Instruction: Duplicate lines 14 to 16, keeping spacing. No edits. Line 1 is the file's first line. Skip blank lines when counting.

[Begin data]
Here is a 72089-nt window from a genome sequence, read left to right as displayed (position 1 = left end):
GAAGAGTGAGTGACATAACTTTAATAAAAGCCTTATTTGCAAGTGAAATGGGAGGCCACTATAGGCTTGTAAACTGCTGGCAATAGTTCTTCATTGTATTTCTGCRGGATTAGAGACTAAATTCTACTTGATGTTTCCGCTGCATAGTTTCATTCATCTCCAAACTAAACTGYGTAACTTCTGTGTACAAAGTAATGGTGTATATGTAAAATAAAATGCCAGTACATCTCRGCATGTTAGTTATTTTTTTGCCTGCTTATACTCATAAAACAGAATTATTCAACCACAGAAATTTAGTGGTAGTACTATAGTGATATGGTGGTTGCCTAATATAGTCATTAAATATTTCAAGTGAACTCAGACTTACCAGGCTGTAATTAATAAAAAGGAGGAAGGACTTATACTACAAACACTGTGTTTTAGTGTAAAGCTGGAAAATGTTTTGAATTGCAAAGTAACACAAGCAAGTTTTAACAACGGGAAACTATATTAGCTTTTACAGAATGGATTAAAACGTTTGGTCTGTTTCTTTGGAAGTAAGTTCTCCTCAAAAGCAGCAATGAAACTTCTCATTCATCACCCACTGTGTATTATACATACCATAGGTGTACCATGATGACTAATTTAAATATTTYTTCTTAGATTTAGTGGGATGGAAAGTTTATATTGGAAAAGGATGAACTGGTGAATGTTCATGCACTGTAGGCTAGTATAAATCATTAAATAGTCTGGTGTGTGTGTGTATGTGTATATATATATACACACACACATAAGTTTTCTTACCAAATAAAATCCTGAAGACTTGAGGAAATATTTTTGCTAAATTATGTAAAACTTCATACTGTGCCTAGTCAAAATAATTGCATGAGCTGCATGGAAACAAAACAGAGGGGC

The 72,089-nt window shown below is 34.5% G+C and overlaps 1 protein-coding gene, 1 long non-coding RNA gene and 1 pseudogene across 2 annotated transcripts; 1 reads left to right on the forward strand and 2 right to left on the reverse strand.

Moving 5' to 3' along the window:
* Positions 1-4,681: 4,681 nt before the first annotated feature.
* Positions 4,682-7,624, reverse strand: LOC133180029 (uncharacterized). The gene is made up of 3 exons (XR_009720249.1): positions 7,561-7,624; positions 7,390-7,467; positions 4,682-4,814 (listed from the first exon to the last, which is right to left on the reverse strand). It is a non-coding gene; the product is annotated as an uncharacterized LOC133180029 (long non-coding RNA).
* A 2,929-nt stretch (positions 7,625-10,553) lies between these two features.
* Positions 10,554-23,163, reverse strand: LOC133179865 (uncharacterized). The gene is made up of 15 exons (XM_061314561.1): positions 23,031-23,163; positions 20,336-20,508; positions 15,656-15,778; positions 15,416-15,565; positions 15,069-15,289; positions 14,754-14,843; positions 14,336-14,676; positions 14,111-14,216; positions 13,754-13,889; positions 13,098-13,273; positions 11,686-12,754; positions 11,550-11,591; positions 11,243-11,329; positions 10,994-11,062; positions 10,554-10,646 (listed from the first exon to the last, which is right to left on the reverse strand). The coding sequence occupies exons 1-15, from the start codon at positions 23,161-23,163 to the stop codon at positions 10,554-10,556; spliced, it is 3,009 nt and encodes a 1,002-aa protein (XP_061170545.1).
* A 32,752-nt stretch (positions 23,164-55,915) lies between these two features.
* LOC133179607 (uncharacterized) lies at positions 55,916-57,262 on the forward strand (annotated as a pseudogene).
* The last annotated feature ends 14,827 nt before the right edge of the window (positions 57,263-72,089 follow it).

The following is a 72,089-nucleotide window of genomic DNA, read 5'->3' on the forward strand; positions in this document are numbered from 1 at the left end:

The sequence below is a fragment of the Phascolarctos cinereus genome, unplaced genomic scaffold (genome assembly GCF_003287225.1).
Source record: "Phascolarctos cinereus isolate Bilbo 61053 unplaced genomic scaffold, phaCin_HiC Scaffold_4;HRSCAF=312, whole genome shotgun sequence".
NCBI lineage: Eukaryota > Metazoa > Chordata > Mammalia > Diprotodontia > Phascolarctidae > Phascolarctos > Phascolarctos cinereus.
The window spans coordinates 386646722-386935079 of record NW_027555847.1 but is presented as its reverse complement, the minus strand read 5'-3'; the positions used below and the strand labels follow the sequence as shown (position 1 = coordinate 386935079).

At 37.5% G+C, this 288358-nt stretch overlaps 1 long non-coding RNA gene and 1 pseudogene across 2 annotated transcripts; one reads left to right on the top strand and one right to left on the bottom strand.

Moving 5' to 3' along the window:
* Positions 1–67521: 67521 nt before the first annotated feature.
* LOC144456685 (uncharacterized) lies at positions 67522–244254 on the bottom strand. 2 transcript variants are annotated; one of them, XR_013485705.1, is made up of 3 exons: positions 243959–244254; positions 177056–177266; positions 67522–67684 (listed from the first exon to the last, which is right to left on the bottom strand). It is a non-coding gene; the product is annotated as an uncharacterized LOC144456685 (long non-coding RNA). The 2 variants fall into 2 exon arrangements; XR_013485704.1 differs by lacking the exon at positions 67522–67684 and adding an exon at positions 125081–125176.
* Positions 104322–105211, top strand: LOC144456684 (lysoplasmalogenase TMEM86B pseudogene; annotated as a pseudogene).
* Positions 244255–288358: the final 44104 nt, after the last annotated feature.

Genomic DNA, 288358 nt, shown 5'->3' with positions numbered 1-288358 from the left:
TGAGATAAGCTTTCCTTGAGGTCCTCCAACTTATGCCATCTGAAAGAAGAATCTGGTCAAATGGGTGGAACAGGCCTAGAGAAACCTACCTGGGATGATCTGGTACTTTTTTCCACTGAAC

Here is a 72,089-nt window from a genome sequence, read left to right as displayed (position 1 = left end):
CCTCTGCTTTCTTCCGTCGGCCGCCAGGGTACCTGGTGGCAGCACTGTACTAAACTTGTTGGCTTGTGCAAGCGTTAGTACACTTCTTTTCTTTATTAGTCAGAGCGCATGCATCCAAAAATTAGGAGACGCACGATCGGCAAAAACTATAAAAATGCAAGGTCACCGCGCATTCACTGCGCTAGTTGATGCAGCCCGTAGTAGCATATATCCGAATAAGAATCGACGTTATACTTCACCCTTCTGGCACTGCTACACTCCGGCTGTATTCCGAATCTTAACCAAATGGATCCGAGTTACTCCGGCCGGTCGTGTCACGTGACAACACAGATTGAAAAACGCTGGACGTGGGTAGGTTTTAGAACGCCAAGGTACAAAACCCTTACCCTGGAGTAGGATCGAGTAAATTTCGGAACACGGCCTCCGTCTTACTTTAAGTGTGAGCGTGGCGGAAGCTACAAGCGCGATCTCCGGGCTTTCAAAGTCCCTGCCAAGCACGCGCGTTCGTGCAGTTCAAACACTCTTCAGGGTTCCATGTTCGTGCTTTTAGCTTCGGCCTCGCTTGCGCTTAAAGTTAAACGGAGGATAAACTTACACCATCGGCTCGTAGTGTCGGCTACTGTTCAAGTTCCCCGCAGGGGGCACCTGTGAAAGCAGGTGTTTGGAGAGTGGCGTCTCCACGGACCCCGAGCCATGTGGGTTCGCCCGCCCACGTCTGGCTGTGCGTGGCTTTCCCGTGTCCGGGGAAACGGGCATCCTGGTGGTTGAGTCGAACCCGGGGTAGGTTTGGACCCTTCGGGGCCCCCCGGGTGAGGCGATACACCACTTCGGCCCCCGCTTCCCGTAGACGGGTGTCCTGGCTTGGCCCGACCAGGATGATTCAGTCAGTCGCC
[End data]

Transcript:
Source record: "Phascolarctos cinereus isolate Bilbo 61053 unplaced genomic scaffold, phaCin_HiC Scaffold_4;HRSCAF=312, whole genome shotgun sequence".
NCBI lineage: Eukaryota > Metazoa > Chordata > Mammalia > Diprotodontia > Phascolarctidae > Phascolarctos > Phascolarctos cinereus.
The window spans coordinates 386646722-386935079 of record NW_027555847.1 but is presented as its reverse complement, the minus strand read 5'-3'; the positions used below and the strand labels follow the sequence as shown (position 1 = coordinate 386935079).